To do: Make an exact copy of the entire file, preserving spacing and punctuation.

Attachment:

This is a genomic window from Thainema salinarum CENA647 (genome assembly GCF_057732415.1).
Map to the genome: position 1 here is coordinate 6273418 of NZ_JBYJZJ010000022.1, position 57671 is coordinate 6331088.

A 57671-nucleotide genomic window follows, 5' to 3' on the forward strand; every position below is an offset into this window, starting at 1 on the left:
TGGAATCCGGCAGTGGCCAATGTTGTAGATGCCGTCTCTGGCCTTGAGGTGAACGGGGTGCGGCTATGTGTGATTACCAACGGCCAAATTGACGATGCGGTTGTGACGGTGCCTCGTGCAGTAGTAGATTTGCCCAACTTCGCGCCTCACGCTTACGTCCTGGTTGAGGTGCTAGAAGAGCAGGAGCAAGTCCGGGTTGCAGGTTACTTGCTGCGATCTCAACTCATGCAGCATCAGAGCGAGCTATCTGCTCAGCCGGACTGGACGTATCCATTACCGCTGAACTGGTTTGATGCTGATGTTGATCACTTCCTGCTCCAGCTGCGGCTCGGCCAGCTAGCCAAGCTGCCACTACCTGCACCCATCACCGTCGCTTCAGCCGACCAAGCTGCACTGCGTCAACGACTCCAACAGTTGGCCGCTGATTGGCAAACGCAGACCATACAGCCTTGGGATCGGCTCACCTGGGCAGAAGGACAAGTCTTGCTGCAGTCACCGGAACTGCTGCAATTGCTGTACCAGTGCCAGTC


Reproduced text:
This is a genomic window from Thainema salinarum CENA647 (genome assembly GCF_057732415.1).
Map to the genome: position 1 here is coordinate 6273418 of NZ_JBYJZJ010000022.1, position 57671 is coordinate 6331088.

A 57671-nucleotide genomic window follows, 5' to 3' on the forward strand; every position below is an offset into this window, starting at 1 on the left:
TGGAATCCGGCAGTGGCCAATGTTGTAGATGCCGTCTCTGGCCTTGAGGTGAACGGGGTGCGGCTATGTGTGATTACCAACGGCCAAATTGACGATGCGGTTGTGACGGTGCCTCGTGCAGTAGTAGATTTGCCCAACTTCGCGCCTCACGCTTACGTCCTGGTTGAGGTGCTAGAAGAGCAGGAGCAAGTCCGGGTTGCAGGTTACTTGCTGCGATCTCAACTCATGCAGCATCAGAGCGAGCTATCTGCTCAGCCGGACTGGACGTATCCATTACCGCTGAACTGGTTTGATGCTGATGTTGATCACTTCCTGCTCCAGCTGCGGCTCGGCCAGCTAGCCAAGCTGCCACTACCTGCACCCATCACCGTCGCTTCAGCCGACCAAGCTGCACTGCGTCAACGACTCCAACAGTTGGCCGCTGATTGGCAAACGCAGACCATACAGCCTTGGGATCGGCTCACCTGGGCAGAAGGACAAGTCTTGCTGCAGTCACCGGAACTGCTGCAATTGCTGTACCAGTGCCAGTC